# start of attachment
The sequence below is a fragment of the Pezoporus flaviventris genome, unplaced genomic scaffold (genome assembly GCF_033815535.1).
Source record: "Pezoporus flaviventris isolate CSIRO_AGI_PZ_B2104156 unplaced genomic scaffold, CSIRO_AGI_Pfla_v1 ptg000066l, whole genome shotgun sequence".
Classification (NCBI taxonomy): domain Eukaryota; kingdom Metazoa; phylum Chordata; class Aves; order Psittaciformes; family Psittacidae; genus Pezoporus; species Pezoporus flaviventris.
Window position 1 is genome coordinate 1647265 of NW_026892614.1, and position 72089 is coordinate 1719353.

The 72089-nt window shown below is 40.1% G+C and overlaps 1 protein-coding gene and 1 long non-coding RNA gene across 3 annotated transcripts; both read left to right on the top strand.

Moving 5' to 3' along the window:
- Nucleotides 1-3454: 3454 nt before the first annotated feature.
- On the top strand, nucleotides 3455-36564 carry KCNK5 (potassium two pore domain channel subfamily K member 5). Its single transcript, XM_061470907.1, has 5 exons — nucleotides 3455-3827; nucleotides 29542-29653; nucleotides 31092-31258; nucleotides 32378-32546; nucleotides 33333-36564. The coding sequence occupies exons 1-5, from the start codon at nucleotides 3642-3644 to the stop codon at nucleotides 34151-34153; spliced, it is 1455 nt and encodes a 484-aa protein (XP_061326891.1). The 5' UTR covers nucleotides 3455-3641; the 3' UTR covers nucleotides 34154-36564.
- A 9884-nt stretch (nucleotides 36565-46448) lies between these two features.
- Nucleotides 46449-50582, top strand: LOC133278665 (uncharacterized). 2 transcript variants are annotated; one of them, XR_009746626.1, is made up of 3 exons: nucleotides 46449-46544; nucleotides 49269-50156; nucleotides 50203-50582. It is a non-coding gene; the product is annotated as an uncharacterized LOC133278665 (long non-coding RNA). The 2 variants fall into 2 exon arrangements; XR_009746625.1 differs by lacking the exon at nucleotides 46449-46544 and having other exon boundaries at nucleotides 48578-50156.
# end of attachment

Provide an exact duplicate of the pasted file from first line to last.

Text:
The sequence below is a fragment of the Pezoporus flaviventris genome, unplaced genomic scaffold (genome assembly GCF_033815535.1).
Source record: "Pezoporus flaviventris isolate CSIRO_AGI_PZ_B2104156 unplaced genomic scaffold, CSIRO_AGI_Pfla_v1 ptg000066l, whole genome shotgun sequence".
Classification (NCBI taxonomy): domain Eukaryota; kingdom Metazoa; phylum Chordata; class Aves; order Psittaciformes; family Psittacidae; genus Pezoporus; species Pezoporus flaviventris.
Window position 1 is genome coordinate 1647265 of NW_026892614.1, and position 72089 is coordinate 1719353.

The 72089-nt window shown below is 40.1% G+C and overlaps 1 protein-coding gene and 1 long non-coding RNA gene across 3 annotated transcripts; both read left to right on the top strand.

Moving 5' to 3' along the window:
- Nucleotides 1-3454: 3454 nt before the first annotated feature.
- On the top strand, nucleotides 3455-36564 carry KCNK5 (potassium two pore domain channel subfamily K member 5). Its single transcript, XM_061470907.1, has 5 exons — nucleotides 3455-3827; nucleotides 29542-29653; nucleotides 31092-31258; nucleotides 32378-32546; nucleotides 33333-36564. The coding sequence occupies exons 1-5, from the start codon at nucleotides 3642-3644 to the stop codon at nucleotides 34151-34153; spliced, it is 1455 nt and encodes a 484-aa protein (XP_061326891.1). The 5' UTR covers nucleotides 3455-3641; the 3' UTR covers nucleotides 34154-36564.
- A 9884-nt stretch (nucleotides 36565-46448) lies between these two features.
- Nucleotides 46449-50582, top strand: LOC133278665 (uncharacterized). 2 transcript variants are annotated; one of them, XR_009746626.1, is made up of 3 exons: nucleotides 46449-46544; nucleotides 49269-50156; nucleotides 50203-50582. It is a non-coding gene; the product is annotated as an uncharacterized LOC133278665 (long non-coding RNA). The 2 variants fall into 2 exon arrangements; XR_009746625.1 differs by lacking the exon at nucleotides 46449-46544 and having other exon boundaries at nucleotides 48578-50156.